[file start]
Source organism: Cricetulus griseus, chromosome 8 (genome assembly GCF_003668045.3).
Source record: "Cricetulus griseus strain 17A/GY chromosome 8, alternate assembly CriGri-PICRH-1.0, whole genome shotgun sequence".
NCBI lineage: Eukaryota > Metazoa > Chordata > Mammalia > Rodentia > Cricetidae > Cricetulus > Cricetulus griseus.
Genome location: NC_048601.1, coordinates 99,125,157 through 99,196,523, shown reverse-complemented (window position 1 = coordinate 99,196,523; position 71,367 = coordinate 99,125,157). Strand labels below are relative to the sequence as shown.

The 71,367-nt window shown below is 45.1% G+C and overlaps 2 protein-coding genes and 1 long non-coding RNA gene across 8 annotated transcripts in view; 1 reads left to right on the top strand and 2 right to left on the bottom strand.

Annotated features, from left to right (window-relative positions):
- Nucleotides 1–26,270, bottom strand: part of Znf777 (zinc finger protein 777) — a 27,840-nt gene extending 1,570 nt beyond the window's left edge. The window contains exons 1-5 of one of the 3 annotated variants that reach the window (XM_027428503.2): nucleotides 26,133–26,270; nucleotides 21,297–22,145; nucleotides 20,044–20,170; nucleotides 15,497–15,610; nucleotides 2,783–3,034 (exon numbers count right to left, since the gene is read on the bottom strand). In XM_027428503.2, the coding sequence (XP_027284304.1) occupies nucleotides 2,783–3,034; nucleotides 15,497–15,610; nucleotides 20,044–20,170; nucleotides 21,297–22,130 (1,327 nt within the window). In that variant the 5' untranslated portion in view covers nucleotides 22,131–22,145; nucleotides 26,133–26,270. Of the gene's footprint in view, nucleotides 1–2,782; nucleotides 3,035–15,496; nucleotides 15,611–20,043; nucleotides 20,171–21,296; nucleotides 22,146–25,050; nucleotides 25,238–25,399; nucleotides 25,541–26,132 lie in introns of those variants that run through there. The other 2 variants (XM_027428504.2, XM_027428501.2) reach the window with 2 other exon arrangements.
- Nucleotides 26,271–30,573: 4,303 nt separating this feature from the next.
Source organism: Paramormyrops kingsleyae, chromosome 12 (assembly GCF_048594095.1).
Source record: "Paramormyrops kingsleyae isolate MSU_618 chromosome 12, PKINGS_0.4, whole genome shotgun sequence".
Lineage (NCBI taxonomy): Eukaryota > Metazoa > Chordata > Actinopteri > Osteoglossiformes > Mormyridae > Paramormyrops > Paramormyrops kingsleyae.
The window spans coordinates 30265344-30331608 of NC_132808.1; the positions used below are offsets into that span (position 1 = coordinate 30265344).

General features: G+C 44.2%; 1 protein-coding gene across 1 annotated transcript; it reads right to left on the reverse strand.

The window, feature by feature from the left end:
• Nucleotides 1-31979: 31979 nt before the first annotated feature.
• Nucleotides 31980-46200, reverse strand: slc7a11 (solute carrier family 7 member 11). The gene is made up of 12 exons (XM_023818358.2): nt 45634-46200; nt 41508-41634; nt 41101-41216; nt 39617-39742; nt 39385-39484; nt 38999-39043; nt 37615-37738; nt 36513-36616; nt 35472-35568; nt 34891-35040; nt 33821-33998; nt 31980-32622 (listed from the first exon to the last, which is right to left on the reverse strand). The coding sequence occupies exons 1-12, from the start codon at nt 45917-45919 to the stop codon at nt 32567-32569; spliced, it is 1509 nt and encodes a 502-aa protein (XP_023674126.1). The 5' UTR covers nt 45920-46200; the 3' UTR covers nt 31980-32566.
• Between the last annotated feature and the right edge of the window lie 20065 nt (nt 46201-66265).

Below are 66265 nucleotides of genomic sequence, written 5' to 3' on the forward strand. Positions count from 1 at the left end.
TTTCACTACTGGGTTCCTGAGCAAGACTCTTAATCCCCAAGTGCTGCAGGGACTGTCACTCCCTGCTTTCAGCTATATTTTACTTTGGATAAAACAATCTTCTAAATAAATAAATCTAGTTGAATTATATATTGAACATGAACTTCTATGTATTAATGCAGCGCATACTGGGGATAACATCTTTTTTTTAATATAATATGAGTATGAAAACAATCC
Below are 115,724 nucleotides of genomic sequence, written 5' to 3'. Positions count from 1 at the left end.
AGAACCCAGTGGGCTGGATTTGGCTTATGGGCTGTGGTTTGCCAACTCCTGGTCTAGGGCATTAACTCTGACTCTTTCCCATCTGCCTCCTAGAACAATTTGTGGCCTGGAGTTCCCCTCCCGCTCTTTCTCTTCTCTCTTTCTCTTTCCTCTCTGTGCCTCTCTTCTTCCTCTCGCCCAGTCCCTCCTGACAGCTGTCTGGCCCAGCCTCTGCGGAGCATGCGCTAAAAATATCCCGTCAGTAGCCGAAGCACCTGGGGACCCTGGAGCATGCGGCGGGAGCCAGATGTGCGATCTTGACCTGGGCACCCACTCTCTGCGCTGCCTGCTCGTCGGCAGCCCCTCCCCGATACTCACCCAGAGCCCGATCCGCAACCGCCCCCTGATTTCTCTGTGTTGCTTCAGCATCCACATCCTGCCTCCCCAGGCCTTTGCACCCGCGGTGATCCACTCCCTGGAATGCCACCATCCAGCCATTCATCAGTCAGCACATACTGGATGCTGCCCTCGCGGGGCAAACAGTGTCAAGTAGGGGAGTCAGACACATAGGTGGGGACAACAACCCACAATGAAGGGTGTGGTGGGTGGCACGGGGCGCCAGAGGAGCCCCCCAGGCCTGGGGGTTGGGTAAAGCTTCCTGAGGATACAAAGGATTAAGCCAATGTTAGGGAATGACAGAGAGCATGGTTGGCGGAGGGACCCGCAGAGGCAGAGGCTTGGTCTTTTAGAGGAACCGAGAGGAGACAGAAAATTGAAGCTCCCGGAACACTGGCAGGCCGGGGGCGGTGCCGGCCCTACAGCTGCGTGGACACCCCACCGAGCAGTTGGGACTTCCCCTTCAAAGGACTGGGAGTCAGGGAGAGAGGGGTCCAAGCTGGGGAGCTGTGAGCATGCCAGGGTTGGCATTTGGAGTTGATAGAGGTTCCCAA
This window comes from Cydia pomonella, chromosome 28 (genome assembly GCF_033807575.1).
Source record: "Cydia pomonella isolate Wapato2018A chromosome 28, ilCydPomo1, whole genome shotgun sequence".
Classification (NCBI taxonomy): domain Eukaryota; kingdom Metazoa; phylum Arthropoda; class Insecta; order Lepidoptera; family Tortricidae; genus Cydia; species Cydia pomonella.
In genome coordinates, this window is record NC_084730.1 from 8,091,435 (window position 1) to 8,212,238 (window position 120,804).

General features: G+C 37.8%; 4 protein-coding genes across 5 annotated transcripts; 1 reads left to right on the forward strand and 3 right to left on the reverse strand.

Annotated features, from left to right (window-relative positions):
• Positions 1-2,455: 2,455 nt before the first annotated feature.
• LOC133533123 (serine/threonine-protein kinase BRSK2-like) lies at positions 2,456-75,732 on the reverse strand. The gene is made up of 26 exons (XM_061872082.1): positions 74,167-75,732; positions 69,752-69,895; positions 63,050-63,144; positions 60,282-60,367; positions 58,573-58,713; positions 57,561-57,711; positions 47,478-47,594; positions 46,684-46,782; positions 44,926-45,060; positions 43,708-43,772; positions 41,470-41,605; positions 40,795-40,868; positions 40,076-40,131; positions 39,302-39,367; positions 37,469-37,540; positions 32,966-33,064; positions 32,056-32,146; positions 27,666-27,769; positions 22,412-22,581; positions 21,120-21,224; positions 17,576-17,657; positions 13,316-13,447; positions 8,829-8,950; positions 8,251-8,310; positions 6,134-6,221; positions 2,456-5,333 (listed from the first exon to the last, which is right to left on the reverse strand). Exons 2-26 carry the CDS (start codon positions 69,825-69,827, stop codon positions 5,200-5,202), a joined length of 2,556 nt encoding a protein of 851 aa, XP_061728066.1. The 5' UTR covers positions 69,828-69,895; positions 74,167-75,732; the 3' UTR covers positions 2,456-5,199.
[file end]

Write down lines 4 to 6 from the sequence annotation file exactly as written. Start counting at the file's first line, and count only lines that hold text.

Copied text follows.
Genome location: NC_048601.1, coordinates 99,125,157 through 99,196,523, shown reverse-complemented (window position 1 = coordinate 99,196,523; position 71,367 = coordinate 99,125,157). Strand labels below are relative to the sequence as shown.

The 71,367-nt window shown below is 45.1% G+C and overlaps 2 protein-coding genes and 1 long non-coding RNA gene across 8 annotated transcripts in view; 1 reads left to right on the top strand and 2 right to left on the bottom strand.

Annotated features, from left to right (window-relative positions):